Genetics as it applies to evolution, molecular biology, and medical aspects.
There has actually been a gene discovered that might detremine your I.Q.
However, I don't think that there is a gene that says 'this kid will be good at music'.
Maybe it's not the actual talent that is inherited, maybe it's the requirements, such as good hearing to be able to play an instrument well?
I don't think the environment plays such an important role. If a person has a passion for something, then they'll make the best of whatever resources they have.
Of course talent can be inherited but it has no relation with intelligence.... which is one's own and unique ability or capacity..Though people around a kid say that he is a master at drawing and has inherited it from his dad or mom.. it solely depends on the practice taken by the kid... and one thing... as a child of five years.. he cannot become a master jus by drawing a stroke on a sheet of paper...he certainly needs practice and the environment which encourages him
so which one?
Cis or trans? That's what matters.
"Is talent inherited?" - Absolutely.
1. Talent by definition is an aptitude for something. Presence of talent does NOT guarantee its use. Thus, while I have a talent for math (I understand new concepts of it almost as if I already knew them) I prefer studying biology and my math practical abilities are about average and way underdeveloped. I inherited my talent form my father, who does not use it either (he knows less math than I do).
2. Intelligence has nothing to do with the talent. Please, look up definitions.
That is absolute nonsense. Since I.Q. is a made up concept, it’s like saying that you discovered a gene that determines what you made up…
I.Q. is subjective, superficial, and culture specific; so how can it possibly be determined by any gene (considering I.Q. exists only in our imagination)?
Amongst people with equal cerebral health, there is nothing innate within the intellectual capability of a person like talents, inclinations or inherited abilities. All that forms the dispositions and the personality of an individual comes solely from their growth.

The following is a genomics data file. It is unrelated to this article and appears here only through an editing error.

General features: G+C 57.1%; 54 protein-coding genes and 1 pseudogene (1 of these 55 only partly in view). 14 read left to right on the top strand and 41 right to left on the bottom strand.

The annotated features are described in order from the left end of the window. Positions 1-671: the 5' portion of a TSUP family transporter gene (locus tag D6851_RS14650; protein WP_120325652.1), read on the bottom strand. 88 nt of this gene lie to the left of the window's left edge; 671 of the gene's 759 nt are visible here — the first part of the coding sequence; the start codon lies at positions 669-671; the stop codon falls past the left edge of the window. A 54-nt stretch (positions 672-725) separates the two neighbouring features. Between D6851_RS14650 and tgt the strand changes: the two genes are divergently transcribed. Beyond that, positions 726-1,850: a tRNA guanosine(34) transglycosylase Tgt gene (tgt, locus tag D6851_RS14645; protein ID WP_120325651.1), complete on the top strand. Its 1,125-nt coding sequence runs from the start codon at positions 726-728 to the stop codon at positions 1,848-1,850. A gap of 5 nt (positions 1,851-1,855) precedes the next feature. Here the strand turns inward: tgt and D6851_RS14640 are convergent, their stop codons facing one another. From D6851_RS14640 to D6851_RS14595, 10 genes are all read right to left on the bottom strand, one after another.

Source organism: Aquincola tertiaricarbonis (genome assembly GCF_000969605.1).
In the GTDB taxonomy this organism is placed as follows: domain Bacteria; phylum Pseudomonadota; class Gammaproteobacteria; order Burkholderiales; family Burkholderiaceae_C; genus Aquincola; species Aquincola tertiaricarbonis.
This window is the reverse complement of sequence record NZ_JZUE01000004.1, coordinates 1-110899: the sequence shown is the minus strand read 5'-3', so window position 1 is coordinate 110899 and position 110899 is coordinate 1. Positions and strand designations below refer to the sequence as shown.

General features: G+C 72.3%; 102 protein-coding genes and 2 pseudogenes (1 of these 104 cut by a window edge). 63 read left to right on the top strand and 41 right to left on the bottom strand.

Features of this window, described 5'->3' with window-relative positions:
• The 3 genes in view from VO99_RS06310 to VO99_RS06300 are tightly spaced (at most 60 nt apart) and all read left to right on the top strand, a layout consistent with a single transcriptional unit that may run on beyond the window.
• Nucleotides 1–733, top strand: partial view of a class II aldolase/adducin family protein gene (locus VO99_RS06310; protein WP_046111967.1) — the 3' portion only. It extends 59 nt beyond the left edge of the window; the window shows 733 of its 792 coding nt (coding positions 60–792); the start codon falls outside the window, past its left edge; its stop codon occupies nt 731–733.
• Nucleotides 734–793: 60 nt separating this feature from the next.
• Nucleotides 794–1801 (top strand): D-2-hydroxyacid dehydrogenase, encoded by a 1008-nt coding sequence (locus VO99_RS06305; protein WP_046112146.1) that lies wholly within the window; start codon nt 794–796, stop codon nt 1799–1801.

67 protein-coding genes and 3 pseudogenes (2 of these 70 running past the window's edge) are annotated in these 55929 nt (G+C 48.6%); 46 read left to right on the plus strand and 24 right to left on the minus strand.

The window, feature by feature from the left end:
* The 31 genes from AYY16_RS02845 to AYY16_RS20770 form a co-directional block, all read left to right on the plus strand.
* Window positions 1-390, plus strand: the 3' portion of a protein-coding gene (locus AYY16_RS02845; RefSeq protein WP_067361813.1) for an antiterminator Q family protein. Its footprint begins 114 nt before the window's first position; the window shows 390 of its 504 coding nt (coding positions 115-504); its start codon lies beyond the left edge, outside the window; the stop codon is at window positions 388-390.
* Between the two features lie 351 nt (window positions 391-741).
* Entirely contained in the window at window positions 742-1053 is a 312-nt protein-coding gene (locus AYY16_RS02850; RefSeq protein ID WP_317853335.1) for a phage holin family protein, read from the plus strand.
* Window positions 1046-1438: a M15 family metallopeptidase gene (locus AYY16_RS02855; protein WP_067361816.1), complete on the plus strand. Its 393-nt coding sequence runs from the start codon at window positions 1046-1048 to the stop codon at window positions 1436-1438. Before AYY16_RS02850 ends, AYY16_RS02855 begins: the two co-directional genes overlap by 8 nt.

The reason for this is the nature of how growth works inside the human body:
DNA evolves from bodily necessities and changes extremely slowly in response to these. What is inherited does not come from DNA evolution, but from DNA fusion and renewing.
The brain, on the other hand, develops all that is needed during the lifetime, and all that is inside the brain is just a piece of "software" that is created after the birth, not inherited. Artistic talent is not stored inside the DNA, it's just a wont that builds up from environment (e.g. practice).
If anything, I would say that pure brain speed/neural connectivity might be inherited, being the brain raw structure stored in the DNA.
Completely false! Do you realize that according to what you are saying, autism is not genetic and we know that it is? Do you realize that what you call "cerebral health" is determined by genetics?
As I said before, there is no such thing as "equal cerebral health". Not even in twins - identical genetics + different epigenetics.
Best example to the contrary of what you are saying is when among twins one is right-handed and another is left-handed. Or do you think it is due to upbringing? Or is it another exception under elusive "equal cerebral health"?
Being right- or left-handed is actually one of the best examples of upbringing.
Genetically identical twins have exactly equal cerebral health, as in, brains with identical biological structure - therefore, no difference at the moment of birth. Absolutely *all* of their differences are gain after it, as the person evolves.
Twins (to be more correct, clones) are, in fact, also one of the best examples for the point I'm trying to explain. Thank you, I really didn't think of it.
You must specify the scope. Just how much genetic or environmental variability are you taking into consideration? If I inhereted the genetics of a dog, I would be terrible at reading. If I had untreated syphillus, likewise, I would be terrible at reading. If I was born in a suffocating vacuum, I would be dead.
Unless you specify the scope, the only logical answer is that it's both genetic and environmental, for one builds atop the other, and each contain necessary factors without which the talent would never develop.
To be more specific, I admit I was taking into consideration only the human race and standard breeding. Also, to avoid further logical problems, I was talking about relative cerebral health (i.e. comparative between two individuals), but it can be generalized once a proper measurement method is found.
P.S. I'm not lurking 24/7. I was just happening to check for answers at the right moment.
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